23. The relevant government agencies and local NGOs in each of the 12 participating countries have either commenced or have finished the preliminary phase of field research and data analysis on the situation of and services available for children and youth who are sexually abused or exploited. Countries that have already submitted a first draft of their country report include Bangladesh, Cambodia, India, the Lao People's Democratic Republic, Nepal, Pakistan, the Philippines, Sri Lanka, Thailand and Viet Nam. In addition, two regional databases based on those country reports are also in the process of being built in collaboration with the International Child Health Unit (ICH) of the University of Uppsala (Sweden): one database focuses on organizations which provide services to sexually abused or exploited children and youth; the other is a catalogue of local reference material and prior studies on this subject. Important to the implementation of the research in each country was the collaboration of other United Nations organizations and international NGOs. The leading expert on children living in especially difficult circumstances (CEDC), who was assigned to ESCAP by ICH/University of Uppsala, continues to work closely with the countries of the Greater Mekong Subregion in the preparation for and implementation of their research.
24. After the country reports for each participating country were completed by the end of 1998, national HRD workshops on sexual abuse and exploitation among youth are being held in each country during the first four months of 1999. These workshops will be co-sponsored by the national counterpart organization(s), including the relevant government agency and specialized NGOs, in order to publicize the findings of the country report to all national stakeholders and to assess the training needs of social service and health care personnel who work with sexually abused or exploited children in each country.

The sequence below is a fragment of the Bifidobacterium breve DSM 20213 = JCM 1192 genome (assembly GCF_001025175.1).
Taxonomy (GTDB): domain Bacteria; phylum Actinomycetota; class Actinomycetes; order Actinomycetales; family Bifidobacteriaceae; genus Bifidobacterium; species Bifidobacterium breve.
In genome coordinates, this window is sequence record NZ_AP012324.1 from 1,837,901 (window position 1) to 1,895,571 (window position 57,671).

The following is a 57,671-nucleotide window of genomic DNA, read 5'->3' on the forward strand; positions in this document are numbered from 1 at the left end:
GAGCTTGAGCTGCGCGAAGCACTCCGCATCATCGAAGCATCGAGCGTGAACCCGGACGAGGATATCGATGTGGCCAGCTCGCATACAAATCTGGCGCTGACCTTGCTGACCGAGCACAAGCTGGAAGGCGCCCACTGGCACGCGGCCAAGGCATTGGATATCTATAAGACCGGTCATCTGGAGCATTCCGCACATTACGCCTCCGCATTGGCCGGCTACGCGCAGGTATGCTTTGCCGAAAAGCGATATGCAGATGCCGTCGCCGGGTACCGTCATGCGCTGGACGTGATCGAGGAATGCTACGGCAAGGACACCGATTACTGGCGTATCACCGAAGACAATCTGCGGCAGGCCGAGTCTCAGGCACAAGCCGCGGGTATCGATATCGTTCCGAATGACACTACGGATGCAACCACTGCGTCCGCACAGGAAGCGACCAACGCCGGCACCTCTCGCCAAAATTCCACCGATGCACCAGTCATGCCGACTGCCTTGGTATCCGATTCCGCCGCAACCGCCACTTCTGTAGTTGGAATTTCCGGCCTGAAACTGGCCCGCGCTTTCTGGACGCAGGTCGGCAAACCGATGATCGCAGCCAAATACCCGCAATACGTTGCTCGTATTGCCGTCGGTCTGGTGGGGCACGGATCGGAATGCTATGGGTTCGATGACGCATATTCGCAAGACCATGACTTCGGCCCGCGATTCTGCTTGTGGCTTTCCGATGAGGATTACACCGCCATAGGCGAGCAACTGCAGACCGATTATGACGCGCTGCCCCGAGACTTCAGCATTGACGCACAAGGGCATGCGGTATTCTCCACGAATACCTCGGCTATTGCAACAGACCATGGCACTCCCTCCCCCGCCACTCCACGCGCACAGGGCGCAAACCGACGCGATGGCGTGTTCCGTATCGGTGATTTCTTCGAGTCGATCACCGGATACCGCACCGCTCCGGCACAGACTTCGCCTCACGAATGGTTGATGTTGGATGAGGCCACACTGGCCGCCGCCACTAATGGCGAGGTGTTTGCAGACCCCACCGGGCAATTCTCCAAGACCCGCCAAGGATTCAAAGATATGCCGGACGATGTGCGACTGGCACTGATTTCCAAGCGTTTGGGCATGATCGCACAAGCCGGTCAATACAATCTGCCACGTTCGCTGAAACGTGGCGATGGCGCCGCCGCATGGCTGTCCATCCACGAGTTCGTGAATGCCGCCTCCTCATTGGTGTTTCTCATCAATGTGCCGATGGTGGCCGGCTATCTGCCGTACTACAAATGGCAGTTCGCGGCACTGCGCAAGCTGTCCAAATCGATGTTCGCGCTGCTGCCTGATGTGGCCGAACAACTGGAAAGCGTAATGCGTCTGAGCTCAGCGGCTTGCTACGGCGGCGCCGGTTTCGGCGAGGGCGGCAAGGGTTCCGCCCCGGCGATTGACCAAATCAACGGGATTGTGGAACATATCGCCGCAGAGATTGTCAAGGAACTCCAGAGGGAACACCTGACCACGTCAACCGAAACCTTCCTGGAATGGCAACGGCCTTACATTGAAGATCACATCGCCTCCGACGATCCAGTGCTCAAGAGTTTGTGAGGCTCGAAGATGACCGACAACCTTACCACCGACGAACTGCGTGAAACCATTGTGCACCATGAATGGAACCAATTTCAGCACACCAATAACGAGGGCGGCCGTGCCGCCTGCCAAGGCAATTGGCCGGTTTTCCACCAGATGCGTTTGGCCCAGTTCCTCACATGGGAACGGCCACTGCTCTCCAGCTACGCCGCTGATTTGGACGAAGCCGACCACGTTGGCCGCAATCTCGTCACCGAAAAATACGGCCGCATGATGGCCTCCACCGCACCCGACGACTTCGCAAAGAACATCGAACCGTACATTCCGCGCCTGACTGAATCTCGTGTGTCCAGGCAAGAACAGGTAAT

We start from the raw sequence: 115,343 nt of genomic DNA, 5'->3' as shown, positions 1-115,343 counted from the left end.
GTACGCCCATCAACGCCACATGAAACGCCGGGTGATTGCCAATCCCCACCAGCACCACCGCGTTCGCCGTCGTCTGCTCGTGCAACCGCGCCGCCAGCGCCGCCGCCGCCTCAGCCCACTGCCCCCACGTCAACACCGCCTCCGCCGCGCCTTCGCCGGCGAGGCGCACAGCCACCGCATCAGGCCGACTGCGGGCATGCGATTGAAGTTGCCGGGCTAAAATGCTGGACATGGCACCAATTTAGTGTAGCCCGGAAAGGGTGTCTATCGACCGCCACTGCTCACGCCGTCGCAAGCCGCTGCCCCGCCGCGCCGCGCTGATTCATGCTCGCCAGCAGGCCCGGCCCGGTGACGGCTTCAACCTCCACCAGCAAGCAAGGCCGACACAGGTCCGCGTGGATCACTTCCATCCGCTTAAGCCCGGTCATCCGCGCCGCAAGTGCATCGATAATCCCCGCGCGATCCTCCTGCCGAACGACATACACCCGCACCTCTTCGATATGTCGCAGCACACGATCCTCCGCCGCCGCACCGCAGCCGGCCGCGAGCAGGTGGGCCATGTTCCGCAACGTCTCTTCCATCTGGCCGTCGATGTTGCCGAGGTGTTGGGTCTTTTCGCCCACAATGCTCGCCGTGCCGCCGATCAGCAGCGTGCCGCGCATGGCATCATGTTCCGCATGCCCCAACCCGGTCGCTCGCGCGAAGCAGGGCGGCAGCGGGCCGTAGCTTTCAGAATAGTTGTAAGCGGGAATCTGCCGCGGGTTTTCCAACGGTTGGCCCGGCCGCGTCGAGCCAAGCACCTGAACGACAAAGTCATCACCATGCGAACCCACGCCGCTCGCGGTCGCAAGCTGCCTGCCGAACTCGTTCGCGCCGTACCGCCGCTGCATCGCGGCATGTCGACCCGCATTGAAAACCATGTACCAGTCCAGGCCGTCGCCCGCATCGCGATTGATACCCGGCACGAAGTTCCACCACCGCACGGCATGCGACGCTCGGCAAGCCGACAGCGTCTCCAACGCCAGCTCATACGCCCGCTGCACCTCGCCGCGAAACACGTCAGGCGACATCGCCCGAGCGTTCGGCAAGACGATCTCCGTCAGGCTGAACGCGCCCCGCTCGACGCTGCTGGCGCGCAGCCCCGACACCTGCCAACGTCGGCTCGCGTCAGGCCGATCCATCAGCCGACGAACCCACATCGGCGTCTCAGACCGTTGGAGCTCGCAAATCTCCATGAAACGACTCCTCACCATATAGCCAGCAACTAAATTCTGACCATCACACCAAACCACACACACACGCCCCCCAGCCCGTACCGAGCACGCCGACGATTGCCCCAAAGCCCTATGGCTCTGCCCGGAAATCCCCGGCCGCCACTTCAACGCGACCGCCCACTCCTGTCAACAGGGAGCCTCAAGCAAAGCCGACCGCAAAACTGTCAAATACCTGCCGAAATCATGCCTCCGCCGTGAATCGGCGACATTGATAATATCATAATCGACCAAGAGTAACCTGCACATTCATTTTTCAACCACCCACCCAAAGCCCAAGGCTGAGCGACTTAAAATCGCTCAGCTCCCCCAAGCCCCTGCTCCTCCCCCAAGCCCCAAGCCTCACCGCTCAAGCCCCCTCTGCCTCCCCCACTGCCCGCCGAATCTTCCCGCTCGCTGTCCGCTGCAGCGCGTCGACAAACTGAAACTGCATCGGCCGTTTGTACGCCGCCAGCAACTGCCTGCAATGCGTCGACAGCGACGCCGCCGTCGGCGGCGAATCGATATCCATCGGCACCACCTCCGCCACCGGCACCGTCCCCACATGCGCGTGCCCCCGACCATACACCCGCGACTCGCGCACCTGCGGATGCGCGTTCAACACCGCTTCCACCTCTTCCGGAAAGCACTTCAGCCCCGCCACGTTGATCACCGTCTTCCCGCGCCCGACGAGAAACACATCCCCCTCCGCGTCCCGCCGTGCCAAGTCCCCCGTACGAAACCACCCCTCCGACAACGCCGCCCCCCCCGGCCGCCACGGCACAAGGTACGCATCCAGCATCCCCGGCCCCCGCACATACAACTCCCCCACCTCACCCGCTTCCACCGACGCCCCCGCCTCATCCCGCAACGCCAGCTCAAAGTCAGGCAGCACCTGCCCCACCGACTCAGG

25. Furthermore, the United Nations International Drug Control Programme (UNDCP) will be providing funding in 1999 for pilot projects in each country of the Greater Mekong Subregion in order to prevent and treat substance abuse among sexually abused and sexually exploited youth in at risk communities identified by the respective country reports. The results of the country reports, the national HRD workshops, and the pilot project implementation process will serve as critical inputs to the development of a training curriculum and materials for social and health service providers to assist young victims in all 12 participating countries.
26. Furthermore, from 1 to 5 June 1998, ESCAP convened the Second Asia-Pacific Intergovernmental Meeting on Human Resources Development for Youth at Bangkok, which had as its special theme "Elimination of sexual abuse and exploitation of children and youth". Over 240 senior officials from members of ESCAP as well as specialized NGOs and United Nations agencies attended the meeting and contributed to the formulation of the Asia-Pacific Position for the Lisbon World Conference of Ministers responsible for Youth. As a result, the World Conference, which was held in August 1998, incorporated the Asia-Pacific Position in the Lisbon Declaration on Youth Policies and Programmes, thus explicitly recognizing the situation and needs of the world's sexually abused or exploited children and youth.
27. Overall, the secretariat is working towards the elimination of sexual abuse and sexual exploitation of children and youth at the national, regional and world levels through the implementation of research and intervention projects as well as its stance in world forums.
28. In implementing the above resolution, the secretariat has focused on supporting the efforts of national governments, United Nations and other intergovernmental bodies, and NGOs aimed at attaining the social development goals and targets of the Agenda for Action, in follow-up to the World Summit for Social Development.